Jaime may have accepted Cersei’s illicit love, but he isn’t buying her judgement of their brother, because he lets Tyrion out of his cell, offering him a way out to Varys and a ship. But after a heartfelt goodbye, Tyrion is drawn away from escape and up the secret passage to the tower of the hand. There he finds Shae in his former (and now his father’s) bed. She goes for a knife and he ends up strangling her. As usual, Peter nails it, and the expression on his face and his postmortem apology is perfect. This scene always bothered me in the books. Here they manage to make Tyrion’s role in it perfectly in character and reasonable. He is caught with something unexpected, and reacts out of passion and in self defense. Now what I don’t and never did understand was Tywin’s role here. Shae maybe, feeling betrayed and out of options would sleep with Tyrion’s father. Maybe. But Tywin? He just doesn’t seem the whore type. And, to sleep with Tyrion’s whore? The idea would just gross him out.
Anyway, Tyrion grabs a crossbow and heads to the privy. There is Tywin apparently having skipped his Konsyl (because he’s in the bathroom a long time). Tywin as usual, tries to talk the situation down, but when he uses the “whore” word a second time, Tyrion puts a crossbow quarrel in him. Then another. Returning to the door, he finds Varys, who seals him into a crate and loads him on a cargo ship. In the background, bells toll out for Tywin’s death.
Brienne and Pod – loose their horses as they near the Eerie then come across Arya practicing with Needle. This is a new development from the books. They ask after the location of the Bloody Gate then when the Hound shows up, and Pod recognizes him, Brienne puts it together and recognizes Arya. Verbal sparring between Brienne and the Hound leads to a real battle. The dialog about “safety” is priceless. I think the Hound is actually trying to do what he thinks is right (protect Arya). This is a tough fight, and well matched. First with swords, then when Brienne gets the better of him, with fists and teeth and rocks. Eventually, the Hound takes a dive off the cliff. But Arya is nowhere to be found, and Breinne and Pod wander off looking for her.
Arya – hiding, goes down to the Hound. He’s funny (in his houdy way) as always. “Killed by a woman.” And to Arya at the idea of her going off alone, “You won’t last a day.” “I’ll last longer than you,” she retorts. Great stuff. He asks her to kill him. Tries to incite her to anger to do it, then begs. In the end, she takes his money and wanders off, leaving him to die.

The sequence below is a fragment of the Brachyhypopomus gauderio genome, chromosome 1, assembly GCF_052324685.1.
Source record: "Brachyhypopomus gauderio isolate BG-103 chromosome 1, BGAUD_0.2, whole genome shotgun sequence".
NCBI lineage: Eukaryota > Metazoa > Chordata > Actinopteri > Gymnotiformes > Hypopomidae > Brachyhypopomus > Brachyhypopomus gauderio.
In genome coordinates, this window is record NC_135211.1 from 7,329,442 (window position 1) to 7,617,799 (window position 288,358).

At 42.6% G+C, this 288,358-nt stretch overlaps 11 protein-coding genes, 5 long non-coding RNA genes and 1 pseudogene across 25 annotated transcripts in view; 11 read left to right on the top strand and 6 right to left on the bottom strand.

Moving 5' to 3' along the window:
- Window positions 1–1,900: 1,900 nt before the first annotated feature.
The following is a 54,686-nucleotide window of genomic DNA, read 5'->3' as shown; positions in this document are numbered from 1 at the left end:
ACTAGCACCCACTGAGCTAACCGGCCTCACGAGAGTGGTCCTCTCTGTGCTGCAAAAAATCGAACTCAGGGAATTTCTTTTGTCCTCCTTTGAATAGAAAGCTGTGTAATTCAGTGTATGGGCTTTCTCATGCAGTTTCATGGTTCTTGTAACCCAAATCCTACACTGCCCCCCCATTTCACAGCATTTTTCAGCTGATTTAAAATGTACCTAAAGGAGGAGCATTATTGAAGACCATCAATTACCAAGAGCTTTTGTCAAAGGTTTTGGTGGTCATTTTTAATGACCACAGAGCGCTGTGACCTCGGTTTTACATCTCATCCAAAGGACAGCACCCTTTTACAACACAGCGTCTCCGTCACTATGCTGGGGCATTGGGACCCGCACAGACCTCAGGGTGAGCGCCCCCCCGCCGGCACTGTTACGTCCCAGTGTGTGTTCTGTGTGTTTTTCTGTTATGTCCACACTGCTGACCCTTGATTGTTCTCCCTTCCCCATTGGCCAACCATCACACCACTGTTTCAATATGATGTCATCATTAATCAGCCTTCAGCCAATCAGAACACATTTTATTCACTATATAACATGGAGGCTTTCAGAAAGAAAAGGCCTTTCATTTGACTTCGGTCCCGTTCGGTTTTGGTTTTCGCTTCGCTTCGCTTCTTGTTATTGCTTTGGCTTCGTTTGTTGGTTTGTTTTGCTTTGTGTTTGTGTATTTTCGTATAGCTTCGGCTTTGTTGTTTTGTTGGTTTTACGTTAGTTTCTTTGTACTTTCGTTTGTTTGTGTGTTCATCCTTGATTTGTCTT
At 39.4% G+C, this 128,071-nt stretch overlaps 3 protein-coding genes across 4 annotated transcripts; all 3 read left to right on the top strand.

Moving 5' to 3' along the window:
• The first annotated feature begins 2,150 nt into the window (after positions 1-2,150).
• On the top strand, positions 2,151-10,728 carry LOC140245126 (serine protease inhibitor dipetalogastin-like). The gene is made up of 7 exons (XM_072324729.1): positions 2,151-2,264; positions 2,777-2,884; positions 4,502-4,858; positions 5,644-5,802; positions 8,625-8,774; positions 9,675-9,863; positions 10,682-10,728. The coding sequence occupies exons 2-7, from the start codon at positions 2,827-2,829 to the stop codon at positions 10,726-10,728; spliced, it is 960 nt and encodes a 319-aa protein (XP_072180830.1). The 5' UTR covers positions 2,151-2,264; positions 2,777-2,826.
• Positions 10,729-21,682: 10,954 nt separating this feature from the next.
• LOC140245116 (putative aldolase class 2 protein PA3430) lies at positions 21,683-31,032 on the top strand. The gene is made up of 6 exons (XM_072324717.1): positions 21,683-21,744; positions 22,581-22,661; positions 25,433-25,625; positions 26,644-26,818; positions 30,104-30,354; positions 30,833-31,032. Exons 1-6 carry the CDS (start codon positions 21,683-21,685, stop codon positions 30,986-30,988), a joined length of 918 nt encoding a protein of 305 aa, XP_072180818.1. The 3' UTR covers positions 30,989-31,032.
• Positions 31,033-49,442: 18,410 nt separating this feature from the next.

Arya, having drummed up a horse? Rides up to a costal town where they make salt. She asks the Bravosi accented captain of a ship for passage to the Wall. He isn’t going there, only to Bravos, and has no time for her. Then she pulls out Jaqen H’ghar’s coin and says the magic words “Valar morghulis” (All Men Must Die). This buys her a cabin and passage. She is last seen sailing out to sea.
All in all, a great episode, with a lot going on. The writers took their time with the stories they had, and this has relatively few cuts and a lot of extended time in one or another view point. We do miss out on a few, like Sansa, who’s wrap up occurred in Episode 38. Other characters like Theon or Margaery are just left wherever they were last visited. Like in the book we never really get the scoop on how/why Stannis came to the wall. There are also a lot of changes from the books. The whole bit with the skeletons was slightly over the top. The new fight between Briene and the Hound makes sense. His book death is sort of senseless and her journeys seemingly pointless. This draws them together in a structurally more coherent way that is typical of TV (where avoiding new characters is a major concern — paper characters are much cheaper than actors). As usual, the body count was high among regulars: The Hound, Tywin, Jojen.
It’s been a great season. The problem from season 1 of “too small” has been fixed by production efficiencies and bigger budgets. The rushing problem of season 2 by the division of book 3 into two seasons. If I had any complaint, and it’s minor, it would be that structural issues between the threads have led to somewhat uneven emotional pacing. A major example would be the season long wait between Jon and Ygritte’s “breakup” and her death. But these are challenges brought forth by the source material and logistic considerations. Now the question is can the show runners make sense of the incoherence of book 4 and 5 and by reordering and welding them together make season 5 better than A Feast of Crows?
Oh, and what happened to Lady Stoneheart?